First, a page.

Grandmother of new lord of the manor shuns £50 million mansion for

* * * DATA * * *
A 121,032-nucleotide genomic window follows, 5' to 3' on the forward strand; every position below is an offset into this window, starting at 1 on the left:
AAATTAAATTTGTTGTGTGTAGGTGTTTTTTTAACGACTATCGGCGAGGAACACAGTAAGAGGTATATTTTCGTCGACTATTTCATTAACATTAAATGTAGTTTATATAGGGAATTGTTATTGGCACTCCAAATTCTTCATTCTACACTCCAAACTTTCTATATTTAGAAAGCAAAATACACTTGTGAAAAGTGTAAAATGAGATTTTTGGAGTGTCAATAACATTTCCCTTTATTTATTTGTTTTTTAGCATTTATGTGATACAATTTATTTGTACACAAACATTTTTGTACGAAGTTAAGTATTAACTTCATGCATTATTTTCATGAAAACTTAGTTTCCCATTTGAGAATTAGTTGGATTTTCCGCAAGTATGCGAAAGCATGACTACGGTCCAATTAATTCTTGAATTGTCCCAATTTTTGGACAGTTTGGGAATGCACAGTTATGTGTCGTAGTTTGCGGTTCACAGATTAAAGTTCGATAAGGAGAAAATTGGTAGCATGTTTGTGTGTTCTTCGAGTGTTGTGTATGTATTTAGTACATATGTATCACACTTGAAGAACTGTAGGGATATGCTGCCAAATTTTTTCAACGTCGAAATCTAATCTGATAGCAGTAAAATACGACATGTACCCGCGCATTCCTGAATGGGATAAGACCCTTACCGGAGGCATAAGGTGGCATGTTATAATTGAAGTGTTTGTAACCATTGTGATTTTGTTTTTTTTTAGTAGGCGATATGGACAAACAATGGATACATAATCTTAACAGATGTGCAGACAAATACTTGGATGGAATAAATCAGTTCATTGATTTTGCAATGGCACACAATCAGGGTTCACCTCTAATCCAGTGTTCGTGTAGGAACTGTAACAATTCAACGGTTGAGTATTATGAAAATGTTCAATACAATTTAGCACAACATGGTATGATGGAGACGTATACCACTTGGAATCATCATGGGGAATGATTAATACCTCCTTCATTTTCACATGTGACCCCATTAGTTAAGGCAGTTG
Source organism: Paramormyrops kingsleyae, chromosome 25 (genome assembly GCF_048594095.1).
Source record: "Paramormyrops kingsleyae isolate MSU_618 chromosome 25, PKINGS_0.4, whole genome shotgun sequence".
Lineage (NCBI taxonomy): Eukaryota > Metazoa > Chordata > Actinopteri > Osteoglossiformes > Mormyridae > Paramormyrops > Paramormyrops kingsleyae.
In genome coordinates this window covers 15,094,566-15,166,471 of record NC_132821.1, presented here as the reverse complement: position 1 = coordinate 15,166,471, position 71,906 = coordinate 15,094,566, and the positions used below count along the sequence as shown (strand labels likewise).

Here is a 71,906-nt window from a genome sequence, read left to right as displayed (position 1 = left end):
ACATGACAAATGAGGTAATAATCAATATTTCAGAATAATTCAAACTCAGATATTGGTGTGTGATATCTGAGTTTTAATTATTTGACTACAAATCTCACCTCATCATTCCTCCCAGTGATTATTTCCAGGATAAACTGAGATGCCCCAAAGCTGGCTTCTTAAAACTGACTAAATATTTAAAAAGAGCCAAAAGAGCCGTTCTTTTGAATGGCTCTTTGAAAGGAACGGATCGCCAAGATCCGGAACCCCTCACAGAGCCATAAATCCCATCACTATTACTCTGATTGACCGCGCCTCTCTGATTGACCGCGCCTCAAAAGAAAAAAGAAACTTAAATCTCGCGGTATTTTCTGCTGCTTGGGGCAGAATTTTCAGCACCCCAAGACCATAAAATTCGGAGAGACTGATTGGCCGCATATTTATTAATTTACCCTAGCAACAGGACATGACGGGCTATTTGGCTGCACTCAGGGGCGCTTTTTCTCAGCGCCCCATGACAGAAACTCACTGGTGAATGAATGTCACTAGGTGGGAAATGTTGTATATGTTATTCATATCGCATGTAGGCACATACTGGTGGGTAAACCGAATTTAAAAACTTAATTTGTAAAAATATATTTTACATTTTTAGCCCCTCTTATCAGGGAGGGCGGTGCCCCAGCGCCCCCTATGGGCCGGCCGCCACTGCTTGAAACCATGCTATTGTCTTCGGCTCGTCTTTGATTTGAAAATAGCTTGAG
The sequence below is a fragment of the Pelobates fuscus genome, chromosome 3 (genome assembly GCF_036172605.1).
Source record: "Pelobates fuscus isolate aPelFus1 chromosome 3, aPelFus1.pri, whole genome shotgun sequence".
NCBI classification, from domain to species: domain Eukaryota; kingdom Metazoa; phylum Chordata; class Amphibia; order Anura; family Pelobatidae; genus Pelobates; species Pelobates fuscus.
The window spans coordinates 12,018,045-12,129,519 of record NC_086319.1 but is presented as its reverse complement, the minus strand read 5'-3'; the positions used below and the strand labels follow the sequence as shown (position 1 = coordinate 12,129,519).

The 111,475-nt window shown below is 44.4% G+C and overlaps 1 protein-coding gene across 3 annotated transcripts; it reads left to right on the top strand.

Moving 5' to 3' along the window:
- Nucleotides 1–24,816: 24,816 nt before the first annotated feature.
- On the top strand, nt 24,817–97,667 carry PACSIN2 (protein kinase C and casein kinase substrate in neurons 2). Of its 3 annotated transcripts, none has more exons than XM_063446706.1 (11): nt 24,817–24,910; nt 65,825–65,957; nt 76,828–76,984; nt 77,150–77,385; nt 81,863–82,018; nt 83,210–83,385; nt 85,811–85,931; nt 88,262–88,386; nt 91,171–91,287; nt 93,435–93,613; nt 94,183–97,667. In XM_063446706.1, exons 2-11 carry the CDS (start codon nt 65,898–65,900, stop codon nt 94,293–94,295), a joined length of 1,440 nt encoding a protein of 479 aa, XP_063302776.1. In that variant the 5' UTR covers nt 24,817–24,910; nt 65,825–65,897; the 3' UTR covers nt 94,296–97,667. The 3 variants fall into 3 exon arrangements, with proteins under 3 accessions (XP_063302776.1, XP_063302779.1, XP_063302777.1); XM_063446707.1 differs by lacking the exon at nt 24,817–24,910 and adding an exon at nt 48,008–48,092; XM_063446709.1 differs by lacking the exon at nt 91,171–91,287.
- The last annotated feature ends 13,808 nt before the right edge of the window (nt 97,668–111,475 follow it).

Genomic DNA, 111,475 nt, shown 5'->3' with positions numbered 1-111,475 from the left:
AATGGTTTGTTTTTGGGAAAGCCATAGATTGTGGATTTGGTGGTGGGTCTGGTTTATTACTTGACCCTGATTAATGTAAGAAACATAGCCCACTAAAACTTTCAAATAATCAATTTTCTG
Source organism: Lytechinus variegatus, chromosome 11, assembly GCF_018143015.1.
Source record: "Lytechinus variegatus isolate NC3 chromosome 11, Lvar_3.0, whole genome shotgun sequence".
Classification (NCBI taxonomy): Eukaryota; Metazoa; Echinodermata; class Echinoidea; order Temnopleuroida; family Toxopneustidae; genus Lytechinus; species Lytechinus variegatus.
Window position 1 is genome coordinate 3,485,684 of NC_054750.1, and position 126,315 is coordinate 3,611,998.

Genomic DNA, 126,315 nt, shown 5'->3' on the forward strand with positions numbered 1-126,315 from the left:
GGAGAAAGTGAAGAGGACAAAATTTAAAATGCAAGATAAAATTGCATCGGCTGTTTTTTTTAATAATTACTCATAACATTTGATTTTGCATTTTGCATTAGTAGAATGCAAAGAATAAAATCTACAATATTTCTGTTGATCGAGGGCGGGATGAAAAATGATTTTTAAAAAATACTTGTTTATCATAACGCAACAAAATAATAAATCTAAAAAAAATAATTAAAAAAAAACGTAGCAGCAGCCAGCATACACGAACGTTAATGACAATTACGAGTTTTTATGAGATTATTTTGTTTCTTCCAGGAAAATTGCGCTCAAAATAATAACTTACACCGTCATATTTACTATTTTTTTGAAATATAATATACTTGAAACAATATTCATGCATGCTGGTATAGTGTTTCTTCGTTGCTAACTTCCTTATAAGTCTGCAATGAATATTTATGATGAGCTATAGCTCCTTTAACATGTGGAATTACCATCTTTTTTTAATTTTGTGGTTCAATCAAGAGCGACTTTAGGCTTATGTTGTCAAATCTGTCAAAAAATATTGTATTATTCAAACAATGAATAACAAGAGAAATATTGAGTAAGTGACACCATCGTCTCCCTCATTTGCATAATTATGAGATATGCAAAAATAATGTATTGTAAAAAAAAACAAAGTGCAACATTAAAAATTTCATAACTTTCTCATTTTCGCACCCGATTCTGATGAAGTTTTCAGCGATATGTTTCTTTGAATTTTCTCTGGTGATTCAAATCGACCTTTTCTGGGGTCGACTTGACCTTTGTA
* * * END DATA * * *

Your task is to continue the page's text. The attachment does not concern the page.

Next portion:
Standing outside her pebbledashed former council house, Barbara Binns is adamant that she could never be persuaded to move out of her humble home.However, the 82-year-old pensioner cannot help but laugh as she concedes her grandson’s offer to rehouse her in his recently acquired £50 million Grade II listed mansion is sorely tempting.“Ever since he was a little boy we walked in the woods surrounding Penrose House,” she said, pointing towards the towering sycamores and oak trees that border the manor’s 1,536-acre estate a mile from her terraced home in Cornwall.“I’m so pleased for him. He’s as good as gold – he was a care worker. It couldn’t have happened to a nicer person.”Her grandson is Jordan Adlard who aged 31 used a DNA test to prove he was the illegitimate son of Charles Rogers, the aristocratic owner of the Penrose estate who died aged 62 last August after succumbing to drug addiction. Back at his grandmother’s home, Mrs Binns, who regularly stays at Penrose House, believes little will change with her loyal grandson. Jason Adlard Rogers After taking up residence in the 17th Century home last October, the new lord of the manor amended his birth certificate so his surname read “Adlard Rogers”. As well as a new name, he receives up to £1,000 a week as heir to the Rogers Family Trust. The vast Loe Pool dominates the Penrose EstateCredit:Dale Cherry Jordan Adlard Rogers moved into Penrose House last year after he obtained a DNA test proving he was the heir to the estateCredit:Dale Cherry Barbara Binns at her home in Helston Jordan Adlard Rogers moved into Penrose House last year after he obtained a DNA test proving he was the heir to the estate Barbara Binns at her home in HelstonCredit:Dale Cherry “Jordan often comes here for dinner. He loves his nan,” she says. “He always says he wants me and Dusty [his step-grandfather] to move in.“I don’t want to live on a National Trust estate. It’s Jordan’s home now and I’m happy for him.” Want the best of The Telegraph direct to your email and WhatsApp? Sign up to our free twice-daily  Front Page newsletter and new  audio briefings. The vast Loe Pool dominates the Penrose Estate Jason Adlard RogersCredit:SWNS Mrs Binns, however, insists her grandson was not motivated by any interest in inheritance, instead he wanted to establish the truth about his heritage.“He always wanted to prove he was a Rogers,” Mrs Binns told The Telegraph from her home in Helston. “Jordan doesn’t care about money.”Referring to his repeated failed attempts in later life to persuade Mr Rogers to take a DNA test, she added: “He didn’t necessarily want Mr Rogers to behave like his dad. He just wanted to know the truth.” In 2018, he again wrote to Mr Rogers enclosing a DNA kit but received a reply from lawyers saying the aristocrat had passed away and so a test should be conducted.And so, he inherited a 50-room house which was given to the National Trust by the Rogers in 1974 in exchange for a 1,000 year-lease to keep it in the family.Mr Rogers had inherited the estate in 2012 after his father, Royal Navy veteran Lt Cdr John Peverell Rogers, died. It is a rags to riches tale that is as remarkable as it is moving. Mr Rogers had a brief affair with Julie Adlard when she was about 20. The family always knew her son, who grew up mostly with his grandmother, was a Rogers.The Telegraph can reveal Mrs Binns took him to meet Mr Rogers after the boy, then aged eight, was told who his father was.A close family friend said: “Jordan said he wanted to speak to his dad. His grandmother took him to the manor, knocked on the door and told Mr Rogers, ‘This is your son.’ But, Charles said he didn’t want to talk to him and slammed the door.” Mr Adlard Rogers, who lives at Penrose House with his girlfriend, Katie Hubber, and their baby, posted pictures on Facebook of himself “patrolling” Loe Pool, Cornwall’s largest natural lake that dominates the grounds. He has said proof of who his father was represented “closure”, adding that he would not forget his roots and planned to set up a local charity.He took a few minutes to navigate the corridors where gilt-framed portraits of his ancestors hang before opening the creaking front door.Speaking with a slight Cornish burr and holding his baby, he politely declined to comment, but added: “To be honest, I think it has all been blown out of proportion.”